I would definitely suggest seeing if the window manager is configurable in this regard to ignore those keys if it recognizes them, since that's generally the reason why keys don't appear in the Sublime input log.
That said, on my Linux machine only the Mail/Explorer/Calculator buttons are handled by the WM but the others are not (This keyboard doesn't have a key for Web, but it's similarly mapped by the WM). I presume that's because the dedicated application buttons are more global than say back and forward, which is better used as an application specific key binding.
Generally speaking, if pressing the key while
xev is running gets it to generate output, the WM is probably not catching it;
xev won't tell me the key code for XF86Mail unless I tell the WM to ignore it.
Something to try would be to add the following lines to
~/.Xmodmap (or create the file if it doesn't already exist):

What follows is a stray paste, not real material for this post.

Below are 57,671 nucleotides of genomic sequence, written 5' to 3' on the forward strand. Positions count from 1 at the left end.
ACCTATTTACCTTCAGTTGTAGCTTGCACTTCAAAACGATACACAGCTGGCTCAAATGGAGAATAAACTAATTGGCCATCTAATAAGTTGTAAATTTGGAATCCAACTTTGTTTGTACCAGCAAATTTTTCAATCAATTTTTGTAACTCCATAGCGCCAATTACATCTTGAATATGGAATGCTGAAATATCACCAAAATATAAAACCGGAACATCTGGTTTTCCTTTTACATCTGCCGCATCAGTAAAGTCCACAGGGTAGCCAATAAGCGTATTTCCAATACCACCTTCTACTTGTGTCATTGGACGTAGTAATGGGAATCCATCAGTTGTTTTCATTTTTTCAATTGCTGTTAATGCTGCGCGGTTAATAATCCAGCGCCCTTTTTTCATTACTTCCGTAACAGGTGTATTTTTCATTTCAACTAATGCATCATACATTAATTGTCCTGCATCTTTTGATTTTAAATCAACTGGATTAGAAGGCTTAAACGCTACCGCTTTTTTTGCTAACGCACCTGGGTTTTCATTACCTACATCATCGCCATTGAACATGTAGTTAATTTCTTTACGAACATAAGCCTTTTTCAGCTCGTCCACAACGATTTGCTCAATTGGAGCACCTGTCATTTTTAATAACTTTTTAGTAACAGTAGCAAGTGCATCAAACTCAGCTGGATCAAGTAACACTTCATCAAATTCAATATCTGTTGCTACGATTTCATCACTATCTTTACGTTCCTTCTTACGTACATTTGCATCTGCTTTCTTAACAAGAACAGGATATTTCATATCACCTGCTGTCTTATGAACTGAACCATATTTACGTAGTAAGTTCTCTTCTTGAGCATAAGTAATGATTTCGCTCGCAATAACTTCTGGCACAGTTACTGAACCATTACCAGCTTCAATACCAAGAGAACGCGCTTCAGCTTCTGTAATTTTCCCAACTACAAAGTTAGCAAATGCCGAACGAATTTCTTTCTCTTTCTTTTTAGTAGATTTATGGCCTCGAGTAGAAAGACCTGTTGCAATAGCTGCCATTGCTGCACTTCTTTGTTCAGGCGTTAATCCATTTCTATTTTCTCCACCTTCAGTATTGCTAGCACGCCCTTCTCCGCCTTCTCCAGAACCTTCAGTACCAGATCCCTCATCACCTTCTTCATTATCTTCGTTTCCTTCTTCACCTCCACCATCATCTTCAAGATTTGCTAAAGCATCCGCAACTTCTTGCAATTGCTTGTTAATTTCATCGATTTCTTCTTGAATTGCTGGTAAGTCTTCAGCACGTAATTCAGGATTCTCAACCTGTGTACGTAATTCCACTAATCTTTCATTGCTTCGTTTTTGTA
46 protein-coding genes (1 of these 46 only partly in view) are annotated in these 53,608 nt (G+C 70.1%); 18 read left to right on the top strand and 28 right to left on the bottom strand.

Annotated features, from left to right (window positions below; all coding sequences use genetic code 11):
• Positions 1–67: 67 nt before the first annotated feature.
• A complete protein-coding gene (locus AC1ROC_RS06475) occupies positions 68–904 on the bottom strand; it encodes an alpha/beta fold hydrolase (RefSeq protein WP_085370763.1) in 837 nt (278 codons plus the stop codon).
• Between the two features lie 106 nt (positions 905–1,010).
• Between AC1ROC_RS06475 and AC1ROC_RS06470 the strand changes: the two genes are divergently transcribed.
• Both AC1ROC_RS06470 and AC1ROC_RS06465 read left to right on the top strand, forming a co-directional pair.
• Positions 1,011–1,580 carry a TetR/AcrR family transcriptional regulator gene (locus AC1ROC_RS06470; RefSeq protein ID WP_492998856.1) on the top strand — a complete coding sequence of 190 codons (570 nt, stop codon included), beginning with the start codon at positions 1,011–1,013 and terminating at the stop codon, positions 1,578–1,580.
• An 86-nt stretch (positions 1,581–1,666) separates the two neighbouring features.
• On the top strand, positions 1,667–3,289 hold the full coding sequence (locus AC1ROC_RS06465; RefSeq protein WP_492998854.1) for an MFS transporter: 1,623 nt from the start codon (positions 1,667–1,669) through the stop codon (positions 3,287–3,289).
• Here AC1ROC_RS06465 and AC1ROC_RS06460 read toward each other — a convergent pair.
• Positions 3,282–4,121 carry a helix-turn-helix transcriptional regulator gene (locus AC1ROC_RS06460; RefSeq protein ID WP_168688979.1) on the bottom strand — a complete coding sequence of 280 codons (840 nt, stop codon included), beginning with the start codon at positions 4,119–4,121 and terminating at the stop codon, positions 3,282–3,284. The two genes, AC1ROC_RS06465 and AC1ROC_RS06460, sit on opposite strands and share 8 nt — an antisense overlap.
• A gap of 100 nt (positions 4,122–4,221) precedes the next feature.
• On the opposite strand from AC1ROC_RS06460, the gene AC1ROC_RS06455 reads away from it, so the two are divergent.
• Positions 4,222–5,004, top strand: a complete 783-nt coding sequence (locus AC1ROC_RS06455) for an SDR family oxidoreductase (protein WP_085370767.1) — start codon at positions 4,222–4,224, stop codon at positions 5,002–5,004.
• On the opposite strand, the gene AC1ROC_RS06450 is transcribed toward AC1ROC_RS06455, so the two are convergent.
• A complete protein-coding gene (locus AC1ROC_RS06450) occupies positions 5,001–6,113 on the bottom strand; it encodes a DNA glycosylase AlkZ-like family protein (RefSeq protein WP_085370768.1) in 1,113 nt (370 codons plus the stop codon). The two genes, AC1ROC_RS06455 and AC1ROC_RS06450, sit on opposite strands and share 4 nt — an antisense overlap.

keycode 166 = F13 NoSymbol F13
keycode 167 = F14 NoSymbol F14
Once you do that, execute
xmodmap ~/.Xmodmap in a terminal to make the bindings active right away.
Here the 166 and the 167 are the key codes from
xev for the
XF86Forward keys; the part after the
= remaps those keys to be F13 and F14 respectively. If you use input logging in Sublime as you outlined above, you should see those keys being reported in the console when you press them, and they should then be bind-able as well.
You can extrapolate bindings for the other keys as needed, although you may need to tell the WM to keep it's fingers off of the application keys if you want to use those for something. There may well be better substitute key mappings than these (and it may not be a good idea if your keyboard has a physical F13 key ) depending on what you're trying to do.